Every boat we owned was pressed into service for the move. All the men, women and children and their possessions and livestock were loaded on the boats. It was like the evacuation of Dunkirk. Our flotilla – consisting of our new scow, our diesel kumpit, the management launch, the catamaran and several assorted canoes – set off, loaded to the gunwales. Sailing right over the top of our submerged palms, they disembarked their passengers on the slopes of our management hill.

There was a lot of building material on the two sites, such as lengths of wood, concrete blocks and roofing sheets. We also raided the central company store for tarpaulins and corrugated iron sheets. Kong Miew and his building team, helped by every able-bodied man on the site, swiftly erected dozens of small huts and tents all round the hill.

That afternoon, 20 or 30 of the Kadazans from the upper Tungud came downstream to seek sanctuary. For the first time any of them could remember, their houses had been submerged and Rangga thought they would be safer on our estate. I was pleased to find my old gardener Urut Turut amongst them.

To the consternation of our Muslim workers, they had brought with them a few domestic pigs. We swiftly sorted this situation out by allocating the second hill on its little island to the Kadazans, and to Changai and his group of pagan Dyaks. We erected more temporary huts for them. The two hills began to look like South American shanty towns, but at least everyone was now secure, dry and had a roof over their heads. In all we had over 500 people to look after.

As regards food, we were in good shape. Titi had already transferred all the rice and provisions from his shop up to the hill site. I purchased his entire stock from him and we decided that for the duration of the flood, food would be distributed free of charge. The ever-resourceful Maria commandeered one of the bathrooms and served a continuous supply of hot sweet coffee out of the window. Each headman arranged a central point for his own group.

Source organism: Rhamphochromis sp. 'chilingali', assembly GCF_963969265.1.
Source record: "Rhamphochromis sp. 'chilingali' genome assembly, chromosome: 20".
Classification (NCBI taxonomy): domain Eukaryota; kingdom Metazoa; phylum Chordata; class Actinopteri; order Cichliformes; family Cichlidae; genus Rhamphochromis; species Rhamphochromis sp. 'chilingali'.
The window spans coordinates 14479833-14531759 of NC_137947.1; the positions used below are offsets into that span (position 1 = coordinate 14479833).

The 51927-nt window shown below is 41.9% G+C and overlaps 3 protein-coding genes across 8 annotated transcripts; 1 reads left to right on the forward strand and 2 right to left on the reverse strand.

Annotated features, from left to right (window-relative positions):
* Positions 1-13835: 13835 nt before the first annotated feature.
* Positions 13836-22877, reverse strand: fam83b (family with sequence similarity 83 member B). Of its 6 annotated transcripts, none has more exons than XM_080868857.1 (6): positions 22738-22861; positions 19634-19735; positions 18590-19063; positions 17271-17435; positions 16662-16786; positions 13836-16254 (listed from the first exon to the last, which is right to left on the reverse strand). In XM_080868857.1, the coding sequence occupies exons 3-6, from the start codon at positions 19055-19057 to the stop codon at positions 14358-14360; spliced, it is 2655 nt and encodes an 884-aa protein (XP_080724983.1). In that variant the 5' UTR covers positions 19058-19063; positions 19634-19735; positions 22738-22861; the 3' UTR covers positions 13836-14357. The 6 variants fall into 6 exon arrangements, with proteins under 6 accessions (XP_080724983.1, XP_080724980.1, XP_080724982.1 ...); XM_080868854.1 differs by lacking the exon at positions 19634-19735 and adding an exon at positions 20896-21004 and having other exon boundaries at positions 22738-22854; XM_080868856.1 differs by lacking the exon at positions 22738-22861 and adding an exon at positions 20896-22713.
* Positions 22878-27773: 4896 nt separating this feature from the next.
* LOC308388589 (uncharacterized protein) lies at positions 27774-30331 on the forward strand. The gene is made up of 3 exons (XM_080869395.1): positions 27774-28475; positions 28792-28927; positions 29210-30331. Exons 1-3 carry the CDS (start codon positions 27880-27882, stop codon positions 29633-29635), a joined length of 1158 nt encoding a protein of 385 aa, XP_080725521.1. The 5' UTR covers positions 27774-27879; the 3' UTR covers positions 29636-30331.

Some of the wives had brought their precious kerosene cooking-stoves with them, and the distribution and cooking of food proceeded fairly smoothly. Fires were lit in the little huts outside the main house and soon they had clothes hanging up to dry around them. The children thought the whole thing was great fun, and they scampered around naked in the rain

Although food was no problem, I was worried about drinking-water. The only water supply was of course the muddy river, and there was a danger of an outbreak of dysentery or cholera. Fortunately our storekeeper reminded us that he had dozens of water-filters in stock. We distributed them around our emergency camp.

Our dresser, Mr Mathen, patrolled all the huts tirelessly, ensuring that the water was first filtered and then boiled before consumption. It was a miracle that we did not have a single serious case of stomach trouble amongst the workers or families during the period of the floods.

What we did have however, was an outbreak of babies! The records show that Ivy John, our redoubtable midwife, during the lengthy 110 days of the monsoon, delivered no less than 15 healthy babies, often in conditions of extreme discomfort to herself as well as to the mothers.

The first night after the evacuation, the flood reached its peak and the water now came halfway up the walls of the evacuated houses. This meant that it was 10 feet over the ground level at the village. We were relieved that we had managed to get all the inhabitants up to safety in time.

After the community had been living a few days on the two hills, the rain started to ease off. We caught a glimpse of sunshine and blue sky for the first time in ages, and the level of the Tungud River began to recede. Rangga and our Kadazan friends loaded their possessions and their livestock into their canoes and set off back upstream. I was surprised how cheerful they all were.

Ibrahim told us that with their semi-nomadic lifestyle, they were quite used to moving their huts at the drop of a hat. It was their custom to move house whenever they had a death or even sickness in the family, and all the construction materials they needed were readily available in the surrounding jungle. When they got back upstream, they could carry out any repairs needed to their houses in a matter of hours.

One day later, the flood at the new village had dropped to only a foot or so over the ground. The houses emerged undamaged, except that we would have to give them another coat of paint when things dried up. The wives were eager to get back to start the cleaning up operations while there was still water under their houses to use for washing off the mud.

There was an hour or two of sunshine and we took the opportunity to get the Armada loaded up and underway for the return journey.


Datuk Leslie Davidson
Author, East of Kinabalu
Former Chairman, Unilever Plantations International

The second part will be published in the next issue. This is an edited chapter from the book published in 2007. It can be purchased from the Incorporated Society of Planters;  email: